Kidney Infection

Table of Contents

What is a Kidney Infection?

Kidney infection is a type of urinary tract infection (UTI) that generally occurs in your urethra or bladder and spreads to one or both kidneys. This disease is also known as pyelonephritis.

The cause of infection is usually due to cystitis, which is a common bladder infection. Most people with cystitis will not develop it, but sometimes bacteria can travel from the bladder to one or both kidneys.

Kidney infection requires immediate medical attention. If not treated properly, it can permanently damage your kidneys or the bacteria can spread to the bloodstream and cause life-threatening infections.

Treatment for kidney infections usually includes antibiotics or may require hospitalization. Consult with a urologist or kidney specialist doctor through Smarter Health to determine the right treatment for your condition.

Causes of Kidney Infection

Bacteria that enter your urinary tract through the tube that carries urine from your body (urethra) can multiply and spread to your kidneys. This is the most common cause of kidney infections.

Bacteria from an infection elsewhere in your body can also spread through your bloodstream to your kidneys. Although it is rare to develop a kidney infection, it may still occur to you. For example, if you have an artificial joint or heart valve that becomes infected. It is also rare to occur after kidney surgery.

Risks of Kidney Infection

Possible factors that increase the risk of kidney infection may include:

  • Being female. Women’s urethra is shorter than men’s – making it easier for bacteria to move from outside the body to the bladder.
  • Blockage in the urinary tract. This includes anything that slows down the urine flow or reduces the ability to empty the bladder when urinating.
  • Weak immune system. This includes medical conditions that damage your immune systems, such as diabetes and HIV.
  • Nerve damage around the bladder. Damage to the nerves or spinal cord can block the sensation of bladder infections (UTIs) so you may not notice it when the UTI develops into a kidney infection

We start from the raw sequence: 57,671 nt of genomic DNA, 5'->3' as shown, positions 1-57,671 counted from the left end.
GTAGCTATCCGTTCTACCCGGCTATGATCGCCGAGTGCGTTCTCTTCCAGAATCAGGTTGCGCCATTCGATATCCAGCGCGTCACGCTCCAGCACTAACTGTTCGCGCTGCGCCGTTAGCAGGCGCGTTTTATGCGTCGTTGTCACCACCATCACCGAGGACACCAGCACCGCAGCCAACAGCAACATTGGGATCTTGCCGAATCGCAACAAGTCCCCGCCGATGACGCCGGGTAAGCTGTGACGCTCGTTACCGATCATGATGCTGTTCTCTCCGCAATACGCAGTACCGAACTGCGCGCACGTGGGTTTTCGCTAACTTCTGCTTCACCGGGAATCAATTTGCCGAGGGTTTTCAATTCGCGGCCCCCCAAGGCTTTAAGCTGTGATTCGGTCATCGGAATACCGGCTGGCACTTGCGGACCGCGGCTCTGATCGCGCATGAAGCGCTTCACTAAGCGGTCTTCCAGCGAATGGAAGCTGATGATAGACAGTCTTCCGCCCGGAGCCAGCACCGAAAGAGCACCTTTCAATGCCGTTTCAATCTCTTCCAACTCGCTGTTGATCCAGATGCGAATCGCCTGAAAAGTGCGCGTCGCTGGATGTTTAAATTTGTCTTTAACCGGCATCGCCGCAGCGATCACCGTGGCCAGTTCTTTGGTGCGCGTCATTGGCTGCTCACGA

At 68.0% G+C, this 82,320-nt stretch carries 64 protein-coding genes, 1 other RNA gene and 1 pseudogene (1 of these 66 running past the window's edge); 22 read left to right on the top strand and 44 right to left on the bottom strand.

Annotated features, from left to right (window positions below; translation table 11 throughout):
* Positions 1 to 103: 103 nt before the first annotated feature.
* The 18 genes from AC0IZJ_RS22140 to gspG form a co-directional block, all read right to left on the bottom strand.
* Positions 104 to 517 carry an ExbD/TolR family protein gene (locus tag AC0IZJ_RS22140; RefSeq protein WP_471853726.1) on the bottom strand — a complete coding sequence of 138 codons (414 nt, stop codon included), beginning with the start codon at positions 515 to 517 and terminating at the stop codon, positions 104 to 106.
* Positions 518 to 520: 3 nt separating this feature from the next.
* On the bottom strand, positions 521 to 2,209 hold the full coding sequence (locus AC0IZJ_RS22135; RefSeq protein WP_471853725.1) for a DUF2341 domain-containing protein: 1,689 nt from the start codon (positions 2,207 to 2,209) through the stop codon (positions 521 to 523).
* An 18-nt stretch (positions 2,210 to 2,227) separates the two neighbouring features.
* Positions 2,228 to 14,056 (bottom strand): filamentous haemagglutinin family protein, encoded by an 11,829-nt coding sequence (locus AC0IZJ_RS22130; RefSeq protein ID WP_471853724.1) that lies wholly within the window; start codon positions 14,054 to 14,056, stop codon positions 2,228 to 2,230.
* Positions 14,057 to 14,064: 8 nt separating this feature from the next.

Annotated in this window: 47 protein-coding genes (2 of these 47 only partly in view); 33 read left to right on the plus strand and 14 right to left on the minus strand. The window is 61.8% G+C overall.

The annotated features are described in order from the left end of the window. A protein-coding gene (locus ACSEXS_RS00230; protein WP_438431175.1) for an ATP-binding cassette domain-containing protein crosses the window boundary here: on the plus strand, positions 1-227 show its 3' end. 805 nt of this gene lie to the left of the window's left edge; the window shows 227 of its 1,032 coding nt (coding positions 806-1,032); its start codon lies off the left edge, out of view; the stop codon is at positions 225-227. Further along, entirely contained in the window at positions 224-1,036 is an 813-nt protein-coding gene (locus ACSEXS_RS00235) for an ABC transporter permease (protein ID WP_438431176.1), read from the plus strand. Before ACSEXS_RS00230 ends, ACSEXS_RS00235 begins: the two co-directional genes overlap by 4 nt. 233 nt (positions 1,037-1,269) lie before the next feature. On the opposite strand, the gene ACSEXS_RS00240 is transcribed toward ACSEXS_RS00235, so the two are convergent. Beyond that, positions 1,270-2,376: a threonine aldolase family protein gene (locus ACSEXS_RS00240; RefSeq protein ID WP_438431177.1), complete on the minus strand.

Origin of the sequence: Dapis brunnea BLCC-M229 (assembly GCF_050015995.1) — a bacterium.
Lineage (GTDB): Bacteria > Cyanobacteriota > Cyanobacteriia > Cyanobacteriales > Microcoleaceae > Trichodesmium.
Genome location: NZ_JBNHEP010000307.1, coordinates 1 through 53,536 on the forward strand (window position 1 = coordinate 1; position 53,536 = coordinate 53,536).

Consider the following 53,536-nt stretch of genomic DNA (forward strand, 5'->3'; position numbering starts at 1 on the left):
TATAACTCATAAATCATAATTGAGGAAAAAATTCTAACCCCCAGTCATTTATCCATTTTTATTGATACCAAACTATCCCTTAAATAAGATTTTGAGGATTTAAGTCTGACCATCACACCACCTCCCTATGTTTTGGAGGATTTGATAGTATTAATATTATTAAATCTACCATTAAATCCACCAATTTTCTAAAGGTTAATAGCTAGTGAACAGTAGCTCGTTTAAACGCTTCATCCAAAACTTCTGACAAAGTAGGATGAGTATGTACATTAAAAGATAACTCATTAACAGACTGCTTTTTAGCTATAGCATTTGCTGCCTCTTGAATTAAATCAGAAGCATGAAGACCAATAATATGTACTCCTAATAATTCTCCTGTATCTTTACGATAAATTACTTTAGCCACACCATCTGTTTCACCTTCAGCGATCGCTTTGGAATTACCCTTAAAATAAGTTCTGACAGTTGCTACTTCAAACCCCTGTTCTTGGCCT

• Use of urine catheter for a while. A urine catheter is a tube used to drain urine from the bladder.
  • Condition that causes incorrect urine flow. People with this condition are at higher risk of developing kidney infections during childhood and adulthood.

When to See a Doctor for Kidney Infection

Talk to your urologist to confirm if you have a kidney infection. You may be asked to provide a urine sample to test for bacteria, blood, or pus in the urine.

Your doctor may also take a blood sample for laboratory tests that check for bacteria or other organisms in your blood.

Other tests may include ultrasound, CT scan or a type of X-ray called a cystourethrogram. Cystourethrogram involves injecting a contrast dye for an X-ray of your bladder when it is full and when urinating.

Symptoms of Kidney Infection

Watch out for signs and symptoms of kidney infection, including:

  • Fever
  • Stomach upsets
  • Chills
  • Nausea and vomiting
  • Frequent urination
  • Foul-smelling or cloudy urine
  • Back, pelvic or groin pain
  • Burning or painful sensation when urinating
  • A strong and persistent urge to urinate
  • Pus or blood in your urine (hematuria)

Make an appointment with your doctor if you have any signs or symptoms related to kidney infections. 

Severe kidney infections can lead to life-threatening complications. Seek immediate medical care if you experience symptoms of a kidney infection along with bloody urine or nausea and vomiting.

Treatment for Kidney Infection